Serving on a jury or being available to serve on a jury is one of the responsibilities of all American citizens 18 or older, and is mandated by law. Jury summons are usually randomly-selected registered voters or driver's license holders. Though states have different rules, there are several common consequences for those who choose not to show up for jury duty.
Bench Warrant and Arrest
Judges have the authority to issue bench warrants for anyone who intentionally misses jury duty, though this power is only used on rare occasions. A bench warrant is an arrest order issued by a judge that authorizes any law enforcement officer to take you into custody and be brought to face the judge. A bench warrant for missing jury duty is not common, however, an Oregon man, Grant Faber, who left jury duty after a lunch break, received a bench warrant from an irate judge and arrested, according to a May 2009 article in "The Oregonian."
Many states instituted the imposition of specific fines for those who miss jury duty. Though the amount of the fine varies, states are using these monetary punishments as incentives to decrease the number of people who disregard their jury summons. In Milwaukee County, for example, the fine for missing jury duty raised from $40 to $500 in May 2009 because 40 percent of people summoned to serve on a jury in 2008, did not show up, according to a WTMJ 620 News Radio May 2009 article.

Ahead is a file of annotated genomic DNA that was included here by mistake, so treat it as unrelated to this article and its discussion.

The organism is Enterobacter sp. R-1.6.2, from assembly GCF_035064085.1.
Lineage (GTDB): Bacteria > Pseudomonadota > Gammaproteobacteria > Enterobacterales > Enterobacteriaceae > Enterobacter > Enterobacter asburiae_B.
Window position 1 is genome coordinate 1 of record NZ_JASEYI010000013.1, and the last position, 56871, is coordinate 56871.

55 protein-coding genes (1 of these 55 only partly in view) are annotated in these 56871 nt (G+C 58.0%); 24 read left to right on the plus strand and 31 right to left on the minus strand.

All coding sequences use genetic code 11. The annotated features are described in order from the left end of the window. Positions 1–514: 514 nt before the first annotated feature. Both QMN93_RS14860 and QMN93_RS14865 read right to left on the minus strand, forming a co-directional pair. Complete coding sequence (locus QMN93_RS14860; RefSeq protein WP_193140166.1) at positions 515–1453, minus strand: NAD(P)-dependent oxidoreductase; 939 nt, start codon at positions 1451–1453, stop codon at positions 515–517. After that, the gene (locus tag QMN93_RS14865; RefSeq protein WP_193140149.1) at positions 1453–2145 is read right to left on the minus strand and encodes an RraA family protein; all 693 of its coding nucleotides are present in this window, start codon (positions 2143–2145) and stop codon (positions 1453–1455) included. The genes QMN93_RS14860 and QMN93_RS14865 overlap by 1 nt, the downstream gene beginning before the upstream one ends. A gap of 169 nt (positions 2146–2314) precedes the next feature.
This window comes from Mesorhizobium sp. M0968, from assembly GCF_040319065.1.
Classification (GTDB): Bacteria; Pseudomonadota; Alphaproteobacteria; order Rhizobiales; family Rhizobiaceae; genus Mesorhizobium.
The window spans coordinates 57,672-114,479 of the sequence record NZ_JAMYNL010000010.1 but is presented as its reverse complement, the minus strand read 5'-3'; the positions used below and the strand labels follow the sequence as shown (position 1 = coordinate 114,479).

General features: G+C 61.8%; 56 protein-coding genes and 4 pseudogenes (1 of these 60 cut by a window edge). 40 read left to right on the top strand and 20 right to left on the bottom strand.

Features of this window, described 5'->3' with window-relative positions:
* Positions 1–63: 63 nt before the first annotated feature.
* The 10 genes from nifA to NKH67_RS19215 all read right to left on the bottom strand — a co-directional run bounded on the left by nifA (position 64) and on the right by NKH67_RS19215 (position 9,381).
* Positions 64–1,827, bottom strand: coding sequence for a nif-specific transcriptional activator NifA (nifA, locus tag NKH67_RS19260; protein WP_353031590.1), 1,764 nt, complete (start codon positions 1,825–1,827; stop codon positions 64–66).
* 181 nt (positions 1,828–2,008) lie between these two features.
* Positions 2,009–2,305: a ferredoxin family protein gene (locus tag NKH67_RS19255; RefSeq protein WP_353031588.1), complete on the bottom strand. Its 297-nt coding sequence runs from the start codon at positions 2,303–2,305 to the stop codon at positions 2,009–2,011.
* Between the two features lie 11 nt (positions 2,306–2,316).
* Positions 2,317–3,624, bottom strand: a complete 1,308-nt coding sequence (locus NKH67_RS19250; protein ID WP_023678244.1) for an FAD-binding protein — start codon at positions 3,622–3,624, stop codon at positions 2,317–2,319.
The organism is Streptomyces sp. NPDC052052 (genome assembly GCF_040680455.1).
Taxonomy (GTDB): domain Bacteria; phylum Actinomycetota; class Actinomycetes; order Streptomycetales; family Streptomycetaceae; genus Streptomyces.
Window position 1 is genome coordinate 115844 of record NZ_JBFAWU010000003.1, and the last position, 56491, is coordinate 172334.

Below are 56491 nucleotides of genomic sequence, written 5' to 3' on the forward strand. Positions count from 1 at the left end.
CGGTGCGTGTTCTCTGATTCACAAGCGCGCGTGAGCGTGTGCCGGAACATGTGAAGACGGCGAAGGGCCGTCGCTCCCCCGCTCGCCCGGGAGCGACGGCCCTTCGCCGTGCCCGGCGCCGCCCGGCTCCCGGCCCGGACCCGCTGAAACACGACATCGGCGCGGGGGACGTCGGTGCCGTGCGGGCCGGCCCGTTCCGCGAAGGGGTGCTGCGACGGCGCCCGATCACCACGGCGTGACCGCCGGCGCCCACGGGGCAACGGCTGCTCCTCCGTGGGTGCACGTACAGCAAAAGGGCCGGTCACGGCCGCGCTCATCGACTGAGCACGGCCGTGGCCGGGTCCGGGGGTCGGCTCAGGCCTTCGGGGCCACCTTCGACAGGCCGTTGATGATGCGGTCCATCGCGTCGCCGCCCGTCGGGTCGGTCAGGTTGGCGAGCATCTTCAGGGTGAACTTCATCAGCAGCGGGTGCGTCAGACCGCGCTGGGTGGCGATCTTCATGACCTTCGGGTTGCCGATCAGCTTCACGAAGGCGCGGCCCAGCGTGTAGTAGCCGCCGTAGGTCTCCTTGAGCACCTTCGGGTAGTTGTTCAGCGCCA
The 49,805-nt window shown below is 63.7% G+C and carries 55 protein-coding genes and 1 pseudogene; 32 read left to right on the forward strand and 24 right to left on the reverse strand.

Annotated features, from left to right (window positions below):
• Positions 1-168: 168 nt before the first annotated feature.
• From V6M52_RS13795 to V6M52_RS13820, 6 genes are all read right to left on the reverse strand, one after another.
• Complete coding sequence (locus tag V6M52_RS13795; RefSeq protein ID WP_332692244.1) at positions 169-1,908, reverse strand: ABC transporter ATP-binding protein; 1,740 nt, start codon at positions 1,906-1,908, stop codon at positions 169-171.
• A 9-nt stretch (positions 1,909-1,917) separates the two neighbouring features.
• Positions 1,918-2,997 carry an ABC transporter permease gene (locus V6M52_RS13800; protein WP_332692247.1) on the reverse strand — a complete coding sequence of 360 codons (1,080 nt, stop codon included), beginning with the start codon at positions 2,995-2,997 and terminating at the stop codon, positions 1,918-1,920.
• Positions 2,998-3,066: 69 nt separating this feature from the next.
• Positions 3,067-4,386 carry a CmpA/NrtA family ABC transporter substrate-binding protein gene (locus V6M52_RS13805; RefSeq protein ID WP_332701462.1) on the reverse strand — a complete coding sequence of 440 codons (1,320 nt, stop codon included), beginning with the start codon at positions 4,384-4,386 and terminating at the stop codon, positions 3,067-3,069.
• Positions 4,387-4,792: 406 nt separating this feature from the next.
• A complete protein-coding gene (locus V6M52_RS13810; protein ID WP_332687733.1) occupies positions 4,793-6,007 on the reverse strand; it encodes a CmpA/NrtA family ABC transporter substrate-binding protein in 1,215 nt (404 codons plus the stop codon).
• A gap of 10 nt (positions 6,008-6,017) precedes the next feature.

Warning Letter/Repeat of Service
If you elect not to respond to your jury summons or don't appear on your scheduled date, most states developed a system that sends out a letter informing you of your absence and asking you to provide a valid reason for missing your appointment. Typically, these letters also give you the opportunity to contact the court to reschedule your service date. If you fail to respond to this letter, a second letter is sent that warns you of the potential use of a bench warrant if you continue to avoid your responsibility.
To encourage you not to discard your jury summons, many courts established incentives designed to reduce the inconvenience of reporting for jury service. These incentives include paying jurors a daily amount that often includes mileage based on the distance between your home address and the courthouse location, making it illegal for an employer to prevent you from reporting for jury duty, offering "one-day" or "one trial" jury services, which require you to serve as a juror for one day and fulfill your duty, or one trial -- typically five to seven days.